How will debt bill affect farm programs?

STOWE, Vt. -- In an Aug. 3 videoconference discussion of the impact of the new debt ceiling and deficit reduction law House Agriculture Committee ranking member Collin Peterson, D-Minn, said:...

STOWE, Vt. -- In an Aug. 3 videoconference discussion of the impact of the new debt ceiling and deficit reduction law House Agriculture Committee ranking member Collin Peterson, D-Minn, said:

- The supplemental nutrition assistance program or SNAP (formerly called food stamps), the Conservation Reserve Program that idles land and an Environmental Protection Agency program addressing hazardous waste in grains bins would be exempt from sequestration if an across-the-board federal budget cut would go into effect in 2012.

- The special nutrition program for women, infants and children known as WIC would not be exempt from a sequestration cut.

- The sequestration percentage cut to all programs probably would be 4 to 5 percent, a number that would come from adding up federal spending over 10 years and dividing that number by the $1.2 trillion cut called for in the bill.

- The cut for agriculture programs probably would be $5 billion or $6 billion over 10 years, which would be less than the $11 billion most often mentioned as the cut that would be expected from agriculture as part of a budget-cutting exercise.


Making cuts

Under the Budget Control Act of 2011, Congress is supposed to cut $900 billion over 10 years in an immediate process and another $1.2 trillion by December through the work of a special joint congressional supercommittee composed of six Democrats and six Republicans, who will recommend the changes by Nov. 23. If that process does not result in a proposal that passes Congress and is signed by President Obama by Jan. 15, then automatic triggers will go into effect to cut both domestic and defense spending.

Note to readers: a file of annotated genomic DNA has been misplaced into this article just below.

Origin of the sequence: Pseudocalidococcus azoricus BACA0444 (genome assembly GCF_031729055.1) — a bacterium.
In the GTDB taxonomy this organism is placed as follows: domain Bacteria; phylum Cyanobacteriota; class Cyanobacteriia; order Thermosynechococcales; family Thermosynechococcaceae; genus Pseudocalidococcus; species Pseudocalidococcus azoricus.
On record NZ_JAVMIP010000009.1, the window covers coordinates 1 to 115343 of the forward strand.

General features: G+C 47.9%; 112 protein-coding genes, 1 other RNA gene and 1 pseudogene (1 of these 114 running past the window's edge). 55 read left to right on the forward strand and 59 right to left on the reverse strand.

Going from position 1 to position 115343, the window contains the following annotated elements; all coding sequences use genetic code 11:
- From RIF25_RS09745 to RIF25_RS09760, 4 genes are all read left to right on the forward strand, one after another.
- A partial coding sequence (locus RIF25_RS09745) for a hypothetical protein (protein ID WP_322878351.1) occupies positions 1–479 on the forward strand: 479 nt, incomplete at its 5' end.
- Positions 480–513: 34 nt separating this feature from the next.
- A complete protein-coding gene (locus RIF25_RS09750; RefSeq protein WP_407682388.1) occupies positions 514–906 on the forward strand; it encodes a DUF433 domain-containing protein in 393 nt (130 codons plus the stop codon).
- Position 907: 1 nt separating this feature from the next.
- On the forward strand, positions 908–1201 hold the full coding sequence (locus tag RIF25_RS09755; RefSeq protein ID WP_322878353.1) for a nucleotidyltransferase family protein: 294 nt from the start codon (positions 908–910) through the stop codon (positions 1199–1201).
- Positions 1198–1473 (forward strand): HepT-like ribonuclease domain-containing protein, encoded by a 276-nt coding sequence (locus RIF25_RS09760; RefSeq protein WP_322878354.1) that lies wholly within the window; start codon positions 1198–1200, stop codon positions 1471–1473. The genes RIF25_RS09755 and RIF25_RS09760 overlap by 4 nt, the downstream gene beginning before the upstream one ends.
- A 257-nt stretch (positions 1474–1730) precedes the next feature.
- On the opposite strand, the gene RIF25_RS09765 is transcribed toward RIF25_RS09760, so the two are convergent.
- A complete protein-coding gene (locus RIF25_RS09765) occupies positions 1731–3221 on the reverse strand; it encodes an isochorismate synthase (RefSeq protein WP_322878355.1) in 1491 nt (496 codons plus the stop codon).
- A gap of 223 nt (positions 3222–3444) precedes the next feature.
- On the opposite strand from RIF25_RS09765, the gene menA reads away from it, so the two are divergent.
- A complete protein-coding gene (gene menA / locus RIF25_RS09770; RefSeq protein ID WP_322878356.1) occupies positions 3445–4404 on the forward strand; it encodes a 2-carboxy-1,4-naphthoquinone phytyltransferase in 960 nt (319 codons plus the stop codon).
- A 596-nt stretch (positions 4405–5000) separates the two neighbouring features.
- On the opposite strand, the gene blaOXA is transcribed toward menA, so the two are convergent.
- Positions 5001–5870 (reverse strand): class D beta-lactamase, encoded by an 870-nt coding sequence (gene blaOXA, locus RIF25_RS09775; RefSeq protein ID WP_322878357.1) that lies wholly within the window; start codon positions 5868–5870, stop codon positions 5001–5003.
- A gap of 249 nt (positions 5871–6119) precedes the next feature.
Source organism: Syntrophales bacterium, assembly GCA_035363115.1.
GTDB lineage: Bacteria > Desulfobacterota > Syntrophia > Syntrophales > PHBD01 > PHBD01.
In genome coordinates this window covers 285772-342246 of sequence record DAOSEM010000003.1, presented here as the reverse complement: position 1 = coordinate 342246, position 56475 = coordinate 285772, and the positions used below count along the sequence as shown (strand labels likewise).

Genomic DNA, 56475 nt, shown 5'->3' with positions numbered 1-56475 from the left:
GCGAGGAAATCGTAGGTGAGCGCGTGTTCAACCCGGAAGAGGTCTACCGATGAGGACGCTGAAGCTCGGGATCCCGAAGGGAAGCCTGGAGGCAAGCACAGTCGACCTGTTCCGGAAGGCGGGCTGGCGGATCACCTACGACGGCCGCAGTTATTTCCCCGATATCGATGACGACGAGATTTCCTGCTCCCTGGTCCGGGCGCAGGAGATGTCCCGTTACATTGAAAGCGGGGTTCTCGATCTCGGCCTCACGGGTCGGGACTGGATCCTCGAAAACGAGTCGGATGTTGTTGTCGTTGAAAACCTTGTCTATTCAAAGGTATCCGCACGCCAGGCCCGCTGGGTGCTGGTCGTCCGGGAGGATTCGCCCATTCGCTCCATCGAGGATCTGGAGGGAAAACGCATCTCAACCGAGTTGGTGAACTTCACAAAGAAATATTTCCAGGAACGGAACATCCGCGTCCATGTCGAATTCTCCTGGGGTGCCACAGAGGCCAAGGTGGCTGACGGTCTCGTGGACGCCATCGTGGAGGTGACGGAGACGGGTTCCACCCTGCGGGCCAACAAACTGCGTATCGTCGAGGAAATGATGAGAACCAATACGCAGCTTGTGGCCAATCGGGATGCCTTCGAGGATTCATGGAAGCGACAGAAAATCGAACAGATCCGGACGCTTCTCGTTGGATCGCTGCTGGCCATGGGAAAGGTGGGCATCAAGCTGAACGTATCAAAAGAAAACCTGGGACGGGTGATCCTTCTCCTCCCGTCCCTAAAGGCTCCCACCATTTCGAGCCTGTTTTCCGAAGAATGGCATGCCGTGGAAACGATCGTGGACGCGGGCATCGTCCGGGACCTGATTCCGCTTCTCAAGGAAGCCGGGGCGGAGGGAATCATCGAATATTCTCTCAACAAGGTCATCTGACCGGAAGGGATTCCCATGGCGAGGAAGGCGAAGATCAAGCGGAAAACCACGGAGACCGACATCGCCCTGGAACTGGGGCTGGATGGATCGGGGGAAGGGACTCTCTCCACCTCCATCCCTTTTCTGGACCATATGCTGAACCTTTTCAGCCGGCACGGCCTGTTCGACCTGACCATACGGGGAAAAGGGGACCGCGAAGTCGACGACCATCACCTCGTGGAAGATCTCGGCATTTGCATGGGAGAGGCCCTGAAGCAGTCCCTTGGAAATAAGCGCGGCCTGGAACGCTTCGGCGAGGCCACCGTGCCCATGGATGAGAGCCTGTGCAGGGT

Peterson, speaking to the American Sugar Alliance meeting in Stowe, Vt., said he has doubts that the supercommittee process will work because members will have a hard time overcoming partisanship to make compromises. He that he would be "very surprised in the House if there will be anyone with a understanding of agriculture" appointed to the supercommittee.

Peterson added, "The Senate is best chance to make sure we are treated fairly."

Under the process outlined in the bill, legislative authorizing committees including agriculture are supposed to make recommendations to the supercommittee by Oct. 14. Peterson said he has told House Agriculture Committee Chairman Frank Lucas, R-Okla., that he will work with him on the recommendations that the agriculture committee is supposed to make, unless the Republicans "go off on an ideological deal like 'Freedom to Farm.'"

But Peterson added, "It's not clear how this is going to work."

He does not think the agriculture committee would "volunteer" to make cuts in farm programs, but said it also is unclear whether the joint committee will tell the committees how much to cut and, if the joint committee does issue instructions, whether its members "will take input" from the agriculture committee.

Peterson said it may be better for agriculture if the super committee fails and sequestration goes into effect, because the cut might be less than if Congress succeeds in figuring out how to cut each program.


Both the agriculture committee and the overall House have changed so much since the 2010 election brought the tea party members to Washington, Peterson said, that it is hard to tell how the writing of the farm bill will go.

Peterson said he is unclear whether the traditional farm bill coalition of farmers, conservationists and antihunger advocates will succeed in getting a bill written and passed as they have for decades. The new Southerners on the agriculture committee are not like the Southerners he is used to working with, he said.

Peterson concluded that he thinks he still can work with Lucas, even though the two of them have had differences over how the Dodd-Frank financial services bill affects the Commodity Futures Trading Commission. Peterson said he has met frequently with Senate Agriculture Committee Chairman Debbie Stabenow, D-Mich., and that he and Senate Agriculture ranking member Pat Roberts, R-Kan., "will figure out how to work together."

Of Roberts, he said, "there have been differences in the past, but we're good friends."

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